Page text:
If the route is configured like:

 public static void Register(HttpConfiguration config)
 {
     config.Routes.MapHttpRoute(
         name: "DefaultApi",
         routeTemplate: "api/{controller}/{id}",i
         defaults: new { id = RouteParameter.Optional }
     );
 }

The controller for employees could then be:

public class EmployeesController : ApiController
{
    // GET api/Employees
    public IEnumerable<Employee> Get()
    {
        List<Employee> employees = null;
        // Get here the list of employees
        return employees;
    }

    // POST api/Employees
    public int Post(Employee employee)
    {
        // Persist here the new employee and determine its ID (for example, identity in SQL Server)
        return employee.Id;  // Returns the ID of the newly created employee
    }

    // GET api/Employees/5
    public Employee Get(int id)
    {
        Employee employee;
        // Get here the employee with the id
        return employee;
    }

    // PUT api/Employees/5
    public Employee Put(int id, Employee employee)
    {
        var updatedEmployee;
        // Find existing employee with the id, update it with the data passed via employee argument and persist it
        return updatedEmployee;  // It's a good practice to return the updated entity back, especially in the case when updating changes some properties, e.g. summarized values, counts, etc.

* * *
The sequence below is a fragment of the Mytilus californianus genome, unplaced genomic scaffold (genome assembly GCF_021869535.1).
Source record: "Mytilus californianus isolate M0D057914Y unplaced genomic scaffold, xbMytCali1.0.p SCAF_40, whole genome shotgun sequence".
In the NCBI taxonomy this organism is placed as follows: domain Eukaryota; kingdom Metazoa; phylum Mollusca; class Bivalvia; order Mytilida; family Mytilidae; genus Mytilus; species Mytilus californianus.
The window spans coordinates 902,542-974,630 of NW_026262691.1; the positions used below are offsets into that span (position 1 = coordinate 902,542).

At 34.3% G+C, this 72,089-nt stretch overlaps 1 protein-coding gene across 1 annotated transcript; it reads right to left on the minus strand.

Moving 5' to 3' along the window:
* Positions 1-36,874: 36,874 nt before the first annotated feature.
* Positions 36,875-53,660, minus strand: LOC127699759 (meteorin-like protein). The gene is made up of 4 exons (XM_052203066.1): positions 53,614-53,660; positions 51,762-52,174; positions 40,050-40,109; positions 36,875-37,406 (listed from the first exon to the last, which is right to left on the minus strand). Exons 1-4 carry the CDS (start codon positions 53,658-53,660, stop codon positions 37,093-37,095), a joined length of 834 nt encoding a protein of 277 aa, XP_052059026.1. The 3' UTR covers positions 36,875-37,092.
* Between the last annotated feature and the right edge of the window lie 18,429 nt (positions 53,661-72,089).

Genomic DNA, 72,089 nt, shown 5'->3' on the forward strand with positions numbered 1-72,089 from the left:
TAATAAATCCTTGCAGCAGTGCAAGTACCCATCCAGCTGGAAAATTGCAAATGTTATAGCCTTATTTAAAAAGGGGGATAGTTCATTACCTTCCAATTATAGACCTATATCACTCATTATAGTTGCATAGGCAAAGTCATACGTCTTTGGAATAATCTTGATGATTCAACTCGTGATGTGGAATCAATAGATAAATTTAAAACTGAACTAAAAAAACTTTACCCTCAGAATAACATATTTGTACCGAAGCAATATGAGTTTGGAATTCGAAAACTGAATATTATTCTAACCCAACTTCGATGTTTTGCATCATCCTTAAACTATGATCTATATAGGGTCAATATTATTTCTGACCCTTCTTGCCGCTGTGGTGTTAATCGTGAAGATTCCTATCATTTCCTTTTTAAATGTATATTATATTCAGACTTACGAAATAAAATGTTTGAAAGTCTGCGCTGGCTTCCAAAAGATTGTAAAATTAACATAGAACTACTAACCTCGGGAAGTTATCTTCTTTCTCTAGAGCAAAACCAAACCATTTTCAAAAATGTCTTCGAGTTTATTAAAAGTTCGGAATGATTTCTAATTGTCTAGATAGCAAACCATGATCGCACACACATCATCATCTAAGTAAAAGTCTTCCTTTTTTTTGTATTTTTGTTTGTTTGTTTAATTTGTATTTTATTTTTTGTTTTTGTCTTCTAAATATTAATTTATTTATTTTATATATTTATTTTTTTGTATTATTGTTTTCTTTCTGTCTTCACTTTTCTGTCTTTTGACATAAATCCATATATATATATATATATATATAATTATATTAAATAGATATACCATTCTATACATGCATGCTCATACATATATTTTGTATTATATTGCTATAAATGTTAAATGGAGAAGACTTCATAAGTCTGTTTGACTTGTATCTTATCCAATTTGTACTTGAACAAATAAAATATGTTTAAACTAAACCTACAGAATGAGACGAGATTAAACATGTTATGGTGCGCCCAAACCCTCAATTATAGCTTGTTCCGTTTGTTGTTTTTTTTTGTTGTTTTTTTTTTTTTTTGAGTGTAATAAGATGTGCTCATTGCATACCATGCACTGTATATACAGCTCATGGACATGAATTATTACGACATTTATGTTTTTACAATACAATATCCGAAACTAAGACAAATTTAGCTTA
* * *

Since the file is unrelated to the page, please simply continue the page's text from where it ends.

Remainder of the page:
}

    // DELETE api/Employees/5
    // More complicated example showing communicating statuses back to the client regarding successfulness of the operation
    public IHttpAction Delete(int id)
    {
        Employee employee;
        // Find the employee with the id
        if (employee == null)
            return NotFound();  // The employee is not found. Signal 404, i.e. there's no resource at this URI.
        // Delete here the employee from the persistence mechanism
        return Ok();  // The employee is found and deleted. Signal 200 - OK
    }
}

Notice there's no need for attributes [HttpGet], [HttpPut], etc. It just all works by convention.

Of course, it's an oversimplified example just to convey the point.

Hope it helps.

  • I replace Method(int a) for Method(int id) it partially Works.. Only using HTTGet... and Method(int) or Method([FromUri] .. When I use [FromBody] is null.. and when using HttpPost gave me error 405... it is correct this results? Thanks – Diego Aug 8 '17 at 19:26
  • 1
    How do you want to send it, through URL or through request body? When it is value type (like int) then by convention a parameter is taken from an URL and there is no need to specify [FromUri].If it's [FromBody] specified then you should sent it in the request body. The easiest way is to pass it through URL. Through request body you have to send it as XML, JSON, etc. – Mislav Zic Aug 8 '17 at 19:43
  • Thanks again!!!.. One last question... When Should I use HttpPost? because it always Works with HttpGet... – Diego Aug 8 '17 at 19:59
  • 1
    Pues, I've updated the answer with a simple explanation of when and how to use various HTTP verbs. Hope you'll find it helpful. :) – Mislav Zic Aug 8 '17 at 22:22